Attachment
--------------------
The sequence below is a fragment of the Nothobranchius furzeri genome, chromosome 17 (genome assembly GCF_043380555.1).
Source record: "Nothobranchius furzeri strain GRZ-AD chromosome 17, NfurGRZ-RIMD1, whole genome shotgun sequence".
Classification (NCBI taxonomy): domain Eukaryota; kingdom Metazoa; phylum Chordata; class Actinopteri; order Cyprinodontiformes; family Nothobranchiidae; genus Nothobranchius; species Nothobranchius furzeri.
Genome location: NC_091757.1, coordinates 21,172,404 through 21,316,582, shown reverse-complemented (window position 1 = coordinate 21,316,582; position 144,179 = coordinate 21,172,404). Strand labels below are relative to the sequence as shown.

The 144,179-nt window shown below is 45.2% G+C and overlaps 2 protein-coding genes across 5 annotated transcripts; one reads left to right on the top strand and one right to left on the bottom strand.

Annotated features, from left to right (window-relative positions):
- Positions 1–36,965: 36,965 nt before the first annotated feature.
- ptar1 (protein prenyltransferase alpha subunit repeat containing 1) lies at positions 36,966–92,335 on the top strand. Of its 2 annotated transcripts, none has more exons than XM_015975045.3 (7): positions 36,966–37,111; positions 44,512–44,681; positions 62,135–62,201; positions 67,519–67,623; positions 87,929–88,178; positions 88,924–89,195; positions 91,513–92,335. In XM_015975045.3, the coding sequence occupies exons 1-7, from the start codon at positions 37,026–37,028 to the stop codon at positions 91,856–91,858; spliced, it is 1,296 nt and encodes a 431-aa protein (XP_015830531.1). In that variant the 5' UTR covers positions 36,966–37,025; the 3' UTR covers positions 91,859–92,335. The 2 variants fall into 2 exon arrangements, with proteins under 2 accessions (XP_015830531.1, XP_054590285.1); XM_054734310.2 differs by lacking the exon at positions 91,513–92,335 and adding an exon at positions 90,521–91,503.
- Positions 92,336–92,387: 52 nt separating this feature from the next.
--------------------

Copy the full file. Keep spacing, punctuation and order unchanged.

The sequence below is a fragment of the Nothobranchius furzeri genome, chromosome 17 (genome assembly GCF_043380555.1).
Source record: "Nothobranchius furzeri strain GRZ-AD chromosome 17, NfurGRZ-RIMD1, whole genome shotgun sequence".
Classification (NCBI taxonomy): domain Eukaryota; kingdom Metazoa; phylum Chordata; class Actinopteri; order Cyprinodontiformes; family Nothobranchiidae; genus Nothobranchius; species Nothobranchius furzeri.
Genome location: NC_091757.1, coordinates 21,172,404 through 21,316,582, shown reverse-complemented (window position 1 = coordinate 21,316,582; position 144,179 = coordinate 21,172,404). Strand labels below are relative to the sequence as shown.

The 144,179-nt window shown below is 45.2% G+C and overlaps 2 protein-coding genes across 5 annotated transcripts; one reads left to right on the top strand and one right to left on the bottom strand.

Annotated features, from left to right (window-relative positions):
- Positions 1–36,965: 36,965 nt before the first annotated feature.
- ptar1 (protein prenyltransferase alpha subunit repeat containing 1) lies at positions 36,966–92,335 on the top strand. Of its 2 annotated transcripts, none has more exons than XM_015975045.3 (7): positions 36,966–37,111; positions 44,512–44,681; positions 62,135–62,201; positions 67,519–67,623; positions 87,929–88,178; positions 88,924–89,195; positions 91,513–92,335. In XM_015975045.3, the coding sequence occupies exons 1-7, from the start codon at positions 37,026–37,028 to the stop codon at positions 91,856–91,858; spliced, it is 1,296 nt and encodes a 431-aa protein (XP_015830531.1). In that variant the 5' UTR covers positions 36,966–37,025; the 3' UTR covers positions 91,859–92,335. The 2 variants fall into 2 exon arrangements, with proteins under 2 accessions (XP_015830531.1, XP_054590285.1); XM_054734310.2 differs by lacking the exon at positions 91,513–92,335 and adding an exon at positions 90,521–91,503.
- Positions 92,336–92,387: 52 nt separating this feature from the next.